25 Nov ACI BEST PRACTICES
Today we would like to share with all of you who are accompanying the journey that the Handmaids of the Sacred Heart of Jesus are making with our brother and sister migrants and refugees, the sessions on GOOD ACI PRACTICE that we held on three consecutive Saturdays (America, Africa-Europa, Asia) on the following themes:
“Everything that we do for migrants, we do WITH THEM”
“We are implicating and raising awareness in the new generations in School.”
Juan Jairo from Colombia and Julienne from Cameroon
“We can only do this in Networks”
“The accompaniment of female migrants”
Dhay from Japan
“Sustainable responses to emergencies in the migrant population”
The first lessons learned confirmed the BEST PRACTICE which provided the title for the presentations. We also shared some further enriching nuances:
- We should involve the beneficiaries from the very beginning as both protagonists and subjects of any activity and not only beneficiaries, given that the idea is to walk with them as brothers and sisters. The festive tone of the celebrations organised for World Migrant Day in Chile was a good example of this, with the inclusion of a young migrant woman from Eritrea and another one in the in the community and residence in Bologna. The energy of the victims of typhoons and COVID 19 in the Philippines in organising themselves and expressing their needs gives them a dignity that is in direct opposition to any hint of charitable handouts.
- It is key, in our educational centres, to put the new generations in contact with different people and with migrants in order to “invest” in caring communities where social friendship is a priority value. Also, by involving our students we are able to raise awareness in their families and to involve them in commitments to solidarity programmes as in the case of Colombia and the Venezuelan migrants who are so badly treated by so many sectors in that society. While in Cameroon, it is vital to educate them to appreciate the richness of diversity and their own values so as to avoid thinking that a better future lies in migrating to Europe.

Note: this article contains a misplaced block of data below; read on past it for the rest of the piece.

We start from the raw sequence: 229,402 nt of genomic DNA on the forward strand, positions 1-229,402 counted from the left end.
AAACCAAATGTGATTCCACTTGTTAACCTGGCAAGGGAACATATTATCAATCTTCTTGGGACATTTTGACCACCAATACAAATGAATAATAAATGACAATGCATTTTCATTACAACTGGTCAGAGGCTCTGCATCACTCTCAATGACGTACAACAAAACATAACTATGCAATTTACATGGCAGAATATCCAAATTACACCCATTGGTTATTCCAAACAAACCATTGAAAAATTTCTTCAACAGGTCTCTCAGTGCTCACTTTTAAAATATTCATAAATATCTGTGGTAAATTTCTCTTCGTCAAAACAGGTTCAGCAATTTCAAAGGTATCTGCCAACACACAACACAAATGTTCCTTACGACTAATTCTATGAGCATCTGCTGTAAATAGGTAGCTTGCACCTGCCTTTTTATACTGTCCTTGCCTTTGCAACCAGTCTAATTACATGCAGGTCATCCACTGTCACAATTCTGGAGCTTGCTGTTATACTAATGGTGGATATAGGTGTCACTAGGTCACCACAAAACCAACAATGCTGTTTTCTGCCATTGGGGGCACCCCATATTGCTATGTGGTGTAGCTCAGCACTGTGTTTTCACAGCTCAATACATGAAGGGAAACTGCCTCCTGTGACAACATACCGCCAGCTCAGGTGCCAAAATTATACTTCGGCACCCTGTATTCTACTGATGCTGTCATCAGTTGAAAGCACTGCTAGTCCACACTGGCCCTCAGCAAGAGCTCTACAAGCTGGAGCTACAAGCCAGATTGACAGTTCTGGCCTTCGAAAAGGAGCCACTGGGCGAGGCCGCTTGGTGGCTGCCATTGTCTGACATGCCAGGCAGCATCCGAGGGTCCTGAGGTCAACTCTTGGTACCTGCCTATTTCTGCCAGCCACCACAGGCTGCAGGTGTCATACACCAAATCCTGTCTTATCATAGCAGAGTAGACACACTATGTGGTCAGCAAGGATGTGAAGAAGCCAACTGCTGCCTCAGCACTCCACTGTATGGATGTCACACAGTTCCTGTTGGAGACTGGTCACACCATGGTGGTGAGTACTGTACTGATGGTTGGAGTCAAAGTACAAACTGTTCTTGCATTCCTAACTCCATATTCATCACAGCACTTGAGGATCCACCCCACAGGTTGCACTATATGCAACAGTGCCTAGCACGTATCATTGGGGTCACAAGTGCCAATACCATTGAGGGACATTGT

- In addition to networking with public, private and church organisations that we are weaving for example in Spain and France, in collaboration with Odös and in Argentina together with the Pastoral Delegation for Migrants, in order to offer long-term and effective responses, there are other networks available too: RELIEF NETWORKS. These are networks that are being woven by listening, accompanying, sharing evoking memories and generating encounters. They are all about what FT 223 says: “Individuals who possess this quality help make other people’s lives more bearable, especially by sharing the weight of their problems, needs and fears. This way of treating others can take different forms: an act of kindness, a concern not to offend by word or deed, a readiness to alleviate their burdens. It involves “speaking words of comfort, strength, consolation and encouragement” and not “words that demean, sadden, anger or show scorn”.